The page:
Meeting hard-and-fast CMS deadlines is another outsourcing advantage. Each month CMS has a cut-off date. Medicare plans submitting data on their own might experience a lag in acceptance. This can become a problem because the Medicare plan is liable for a member’s expenses from the effective date on the application date. It’s possible that the plan will not receive a reimbursement until the next month, which can affect its cash flow. Then, they have to retroactively enroll the member, which is “an administrative headache,” says Johnson.
Johnson says outsourcing allows Infocrossing’s plans to reduce their overhead because they now need fewer resources to handle the enrollment process.
The supplier uses the same procedures to disenroll members. In 2006 Infocrossing submitted approximately three million transactions to CMS.
Johnson says Infocrossing is able to provide its buyers with more demographic data than they can garner on their own due to their access to the MBD extract provided by CMS. It can provide additional demographic information such as date of birth, gender, etc. The data will list the applicant’s six prior elections. “Our reports give the plans a snapshot of applicants’ past activity,” he explains.
One of the most critical processes that plans must have to be compliant with CMS and ensure proper payment is the reconciliation of payments from CMS. Infocrossing provides its plans with both a Part C (Medicare Advantage) and Part D (prescription drugs) payment reconciliation process. Infocrossing’s payment reconciliation processes compare a plan’s data with CMS’s data. Discrepancies in the data maintained by the plan and by CMS can often result in incorrect payments from CMS. In today’s ever-changing world, the data maintained by the plan or CMS can often be incorrect. Johnson says faulty data can often result in incorrect reimbursements. Additionally, plans must attest to the accuracy of their data and that they are making satisfactory efforts to maintain accurate data.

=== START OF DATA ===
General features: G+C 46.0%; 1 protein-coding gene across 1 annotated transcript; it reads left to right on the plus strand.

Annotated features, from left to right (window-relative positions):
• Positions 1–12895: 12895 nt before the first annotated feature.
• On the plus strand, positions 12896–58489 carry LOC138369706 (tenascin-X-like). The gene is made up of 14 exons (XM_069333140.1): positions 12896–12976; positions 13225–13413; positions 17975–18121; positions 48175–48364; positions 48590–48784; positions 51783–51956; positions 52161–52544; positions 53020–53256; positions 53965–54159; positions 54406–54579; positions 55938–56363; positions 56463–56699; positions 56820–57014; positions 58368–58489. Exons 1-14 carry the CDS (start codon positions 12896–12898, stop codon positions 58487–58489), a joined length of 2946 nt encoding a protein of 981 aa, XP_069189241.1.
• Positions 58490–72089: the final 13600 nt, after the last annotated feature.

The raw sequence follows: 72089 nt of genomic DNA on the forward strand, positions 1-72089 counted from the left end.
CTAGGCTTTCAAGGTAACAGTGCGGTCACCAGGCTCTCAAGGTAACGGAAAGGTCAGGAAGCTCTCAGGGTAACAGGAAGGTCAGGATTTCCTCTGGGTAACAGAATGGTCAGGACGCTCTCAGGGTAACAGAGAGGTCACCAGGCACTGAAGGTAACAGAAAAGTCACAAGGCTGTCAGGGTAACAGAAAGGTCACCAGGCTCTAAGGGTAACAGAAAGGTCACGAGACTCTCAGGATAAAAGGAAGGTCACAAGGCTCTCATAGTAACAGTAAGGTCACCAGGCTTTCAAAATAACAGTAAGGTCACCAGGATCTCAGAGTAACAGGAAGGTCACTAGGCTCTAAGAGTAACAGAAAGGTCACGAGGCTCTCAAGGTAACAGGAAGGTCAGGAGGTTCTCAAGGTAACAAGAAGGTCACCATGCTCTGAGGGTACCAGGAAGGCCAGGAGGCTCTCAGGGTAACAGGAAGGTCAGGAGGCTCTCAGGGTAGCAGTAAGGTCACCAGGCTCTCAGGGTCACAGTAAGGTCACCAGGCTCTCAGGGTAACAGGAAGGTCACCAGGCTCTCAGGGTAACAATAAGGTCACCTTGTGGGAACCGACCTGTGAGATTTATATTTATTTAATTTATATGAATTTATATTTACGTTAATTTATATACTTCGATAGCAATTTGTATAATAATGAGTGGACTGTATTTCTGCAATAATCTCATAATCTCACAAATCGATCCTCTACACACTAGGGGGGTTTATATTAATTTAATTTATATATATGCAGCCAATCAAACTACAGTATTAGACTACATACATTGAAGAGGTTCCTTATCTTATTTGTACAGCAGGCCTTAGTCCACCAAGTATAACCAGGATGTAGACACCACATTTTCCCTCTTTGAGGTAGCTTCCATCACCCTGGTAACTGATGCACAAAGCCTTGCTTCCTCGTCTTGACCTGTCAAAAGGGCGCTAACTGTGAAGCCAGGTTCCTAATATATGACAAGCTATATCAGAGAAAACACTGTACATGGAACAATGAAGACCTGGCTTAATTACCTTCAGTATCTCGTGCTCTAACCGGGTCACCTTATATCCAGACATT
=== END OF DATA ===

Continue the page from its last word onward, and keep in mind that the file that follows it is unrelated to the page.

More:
When Infocrossing’s software identifies a discrepancy, the plan then researches the discrepancy to determine if the error is in the plan’s or CMS’s data. If the error is at CMS, the plan can request a retroactive payment based on the correction of the data. Once the correction is made, plans receive a payment adjustment via the Monthly Membership Report (MMR). Then the software processes the adjustment and applies the change to the proper months to keep the plan’s accounting accurate.
“This is a cash-flow management product. Our plans know every month if they are receiving accurate and full payment for each member of their plan,” says Johnson.
A lot has changed since Johnson started handling Medicare Managed Care processing working for a division of Litton Industries. Northrup Grumman sold the division to Acxiom before it bought Litton. Infocrossing purchased the division in April 2005.
The new rules and complexities of the new Medicare program have driven many companies to outsource, according to Johnson. While declining to give percentages, he says revenue has quadrupled since the new rules became law. “We’ve had an extremely good 2006 and 2007,” he remarks.
Lessons from the Outsourcing Journal:
- Healthcare plans serving the Medicare market have two important challenges: successfully enrolling their members and making sure their reimbursements are accurate. Outsourcing eases both pain points because suppliers can use technology to mitigate them.
- Currently Infocrossing is the only supplier that has a contract with the Centers for Medicare and Medicaid Services (CMS) to receive an extract of the Medicare Beneficiary Database (MBD). Infocrossing can compare data from its plans to the MBD data to detect errors. This improves the enrollment process significantly.
- Technology makes a cumbersome process like enrollment easier. Infocrossing plans can use the Web to submit individual or batch enrollments. Infocrossing streamlines the enrollment process. The benefit: the successful enrollment of beneficiaries into a plan ensures member satisfaction and timely payments from CMS.
- Outsourcing allows Infocrossing’s plans to reduce their overhead because they now need fewer resources to handle the enrollment and payment reconciliation process.